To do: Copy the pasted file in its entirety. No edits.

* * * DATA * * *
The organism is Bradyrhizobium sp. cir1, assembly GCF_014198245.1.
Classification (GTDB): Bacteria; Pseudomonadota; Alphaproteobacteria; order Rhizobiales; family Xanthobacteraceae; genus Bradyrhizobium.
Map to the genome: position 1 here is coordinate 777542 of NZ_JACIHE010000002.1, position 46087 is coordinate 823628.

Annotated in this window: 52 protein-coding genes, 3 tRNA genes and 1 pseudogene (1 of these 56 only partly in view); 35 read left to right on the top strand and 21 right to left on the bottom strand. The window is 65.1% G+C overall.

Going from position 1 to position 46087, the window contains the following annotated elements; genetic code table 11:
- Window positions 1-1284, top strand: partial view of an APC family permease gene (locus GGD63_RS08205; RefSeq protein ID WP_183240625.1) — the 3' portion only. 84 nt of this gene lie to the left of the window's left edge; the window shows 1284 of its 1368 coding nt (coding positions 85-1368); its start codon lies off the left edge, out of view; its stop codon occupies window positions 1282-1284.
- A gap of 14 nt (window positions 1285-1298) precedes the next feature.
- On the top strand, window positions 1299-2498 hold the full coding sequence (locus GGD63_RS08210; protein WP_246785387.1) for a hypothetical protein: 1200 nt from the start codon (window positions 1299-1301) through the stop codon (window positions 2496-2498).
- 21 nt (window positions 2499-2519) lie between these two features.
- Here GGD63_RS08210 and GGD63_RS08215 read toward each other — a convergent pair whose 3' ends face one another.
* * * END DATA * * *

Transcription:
The organism is Bradyrhizobium sp. cir1, assembly GCF_014198245.1.
Classification (GTDB): Bacteria; Pseudomonadota; Alphaproteobacteria; order Rhizobiales; family Xanthobacteraceae; genus Bradyrhizobium.
Map to the genome: position 1 here is coordinate 777542 of NZ_JACIHE010000002.1, position 46087 is coordinate 823628.

Annotated in this window: 52 protein-coding genes, 3 tRNA genes and 1 pseudogene (1 of these 56 only partly in view); 35 read left to right on the top strand and 21 right to left on the bottom strand. The window is 65.1% G+C overall.

Going from position 1 to position 46087, the window contains the following annotated elements; genetic code table 11:
- Window positions 1-1284, top strand: partial view of an APC family permease gene (locus GGD63_RS08205; RefSeq protein ID WP_183240625.1) — the 3' portion only. 84 nt of this gene lie to the left of the window's left edge; the window shows 1284 of its 1368 coding nt (coding positions 85-1368); its start codon lies off the left edge, out of view; its stop codon occupies window positions 1282-1284.
- A gap of 14 nt (window positions 1285-1298) precedes the next feature.
- On the top strand, window positions 1299-2498 hold the full coding sequence (locus GGD63_RS08210; protein WP_246785387.1) for a hypothetical protein: 1200 nt from the start codon (window positions 1299-1301) through the stop codon (window positions 2496-2498).
- 21 nt (window positions 2499-2519) lie between these two features.
- Here GGD63_RS08210 and GGD63_RS08215 read toward each other — a convergent pair whose 3' ends face one another.